David Bourget (Western Ontario)
David Chalmers (ANU, NYU)
Rafael De Clercq
Jack Alan Reynolds
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Philosophy and Phenomenological Research 85 (3):495-527 (2012)
Many epistemologists use intuitive responses to particular cases as evidence for their theories. Recently, experimental philosophers have challenged the evidential value of intuitions, suggesting that our responses to particular cases are unstable, inconsistent with the responses of the untrained, and swayed by factors such as ethnicity and gender. This paper presents evidence that neither gender nor ethnicity influence epistemic intuitions, and that the standard responses to Gettier cases and the like are widely shared. It argues that epistemic intuitions are produced by the natural ‘mindreading’ capacity that underpins ordinary attributions of belief and knowledge in everyday social interaction. Although this capacity is fallible, its weaknesses are similar to the weaknesses of natural capacities such as sensory perception. Experimentalists who do not wish to be skeptical about ordinary empirical methods have no good reason to be skeptical about epistemic intuitions.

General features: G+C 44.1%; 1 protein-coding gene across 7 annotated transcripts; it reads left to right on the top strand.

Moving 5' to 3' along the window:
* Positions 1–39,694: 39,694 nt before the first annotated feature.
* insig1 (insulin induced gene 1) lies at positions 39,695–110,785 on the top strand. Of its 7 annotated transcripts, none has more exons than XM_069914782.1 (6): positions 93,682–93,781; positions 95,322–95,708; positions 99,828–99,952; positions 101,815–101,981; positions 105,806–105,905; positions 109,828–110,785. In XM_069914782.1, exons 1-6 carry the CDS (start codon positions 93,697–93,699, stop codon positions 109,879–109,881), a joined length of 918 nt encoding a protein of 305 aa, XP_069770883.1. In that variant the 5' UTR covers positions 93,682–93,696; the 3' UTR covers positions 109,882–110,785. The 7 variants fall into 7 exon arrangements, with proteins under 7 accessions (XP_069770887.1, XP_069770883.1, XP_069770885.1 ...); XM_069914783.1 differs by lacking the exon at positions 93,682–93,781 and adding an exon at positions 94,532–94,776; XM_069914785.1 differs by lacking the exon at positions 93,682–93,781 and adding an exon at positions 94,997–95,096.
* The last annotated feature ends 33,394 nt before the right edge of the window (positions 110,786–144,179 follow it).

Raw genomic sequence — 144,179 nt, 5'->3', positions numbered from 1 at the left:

|Keywords||epistemology intuitions Gettier cases experimental philosophy methodology|
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Citations of this work BETA
Moti Mizrahi (2014). Does the Method of Cases Rest on a Mistake? Review of Philosophy and Psychology 5 (2):183-197.
Wesley Buckwalter (2012). Non-Traditional Factors in Judgments About Knowledge. Philosophy Compass 7 (4):278-289.
Eugen Fischer (2014). Philosophical Intuitions , Heuristics , and Metaphors. Synthese 191 (3):569-606.
James Beebe & Joseph Shea (2013). Gettierized Knobe Effects. Episteme 10 (3):219-240.
Herman Cappelen (forthcoming). Replies to Weatherson, Chalmers, Weinberg, and Bengson. Philosophical Studies:1-24.
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